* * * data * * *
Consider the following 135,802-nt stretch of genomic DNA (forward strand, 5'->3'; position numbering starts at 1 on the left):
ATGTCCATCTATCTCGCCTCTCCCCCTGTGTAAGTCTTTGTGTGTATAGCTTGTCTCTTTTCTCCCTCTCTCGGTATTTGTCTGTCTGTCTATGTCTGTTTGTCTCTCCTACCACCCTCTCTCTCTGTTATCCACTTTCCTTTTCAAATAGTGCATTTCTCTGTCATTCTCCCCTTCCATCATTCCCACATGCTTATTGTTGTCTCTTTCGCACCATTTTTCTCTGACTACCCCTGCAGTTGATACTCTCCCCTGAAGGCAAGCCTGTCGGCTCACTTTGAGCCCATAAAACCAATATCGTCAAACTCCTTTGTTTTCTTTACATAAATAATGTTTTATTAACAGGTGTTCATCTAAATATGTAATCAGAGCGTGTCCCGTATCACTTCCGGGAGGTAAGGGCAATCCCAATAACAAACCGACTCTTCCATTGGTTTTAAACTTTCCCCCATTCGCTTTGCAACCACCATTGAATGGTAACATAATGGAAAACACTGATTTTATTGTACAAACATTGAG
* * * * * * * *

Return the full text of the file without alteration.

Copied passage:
Consider the following 135,802-nt stretch of genomic DNA (forward strand, 5'->3'; position numbering starts at 1 on the left):
ATGTCCATCTATCTCGCCTCTCCCCCTGTGTAAGTCTTTGTGTGTATAGCTTGTCTCTTTTCTCCCTCTCTCGGTATTTGTCTGTCTGTCTATGTCTGTTTGTCTCTCCTACCACCCTCTCTCTCTGTTATCCACTTTCCTTTTCAAATAGTGCATTTCTCTGTCATTCTCCCCTTCCATCATTCCCACATGCTTATTGTTGTCTCTTTCGCACCATTTTTCTCTGACTACCCCTGCAGTTGATACTCTCCCCTGAAGGCAAGCCTGTCGGCTCACTTTGAGCCCATAAAACCAATATCGTCAAACTCCTTTGTTTTCTTTACATAAATAATGTTTTATTAACAGGTGTTCATCTAAATATGTAATCAGAGCGTGTCCCGTATCACTTCCGGGAGGTAAGGGCAATCCCAATAACAAACCGACTCTTCCATTGGTTTTAAACTTTCCCCCATTCGCTTTGCAACCACCATTGAATGGTAACATAATGGAAAACACTGATTTTATTGTACAAACATTGAG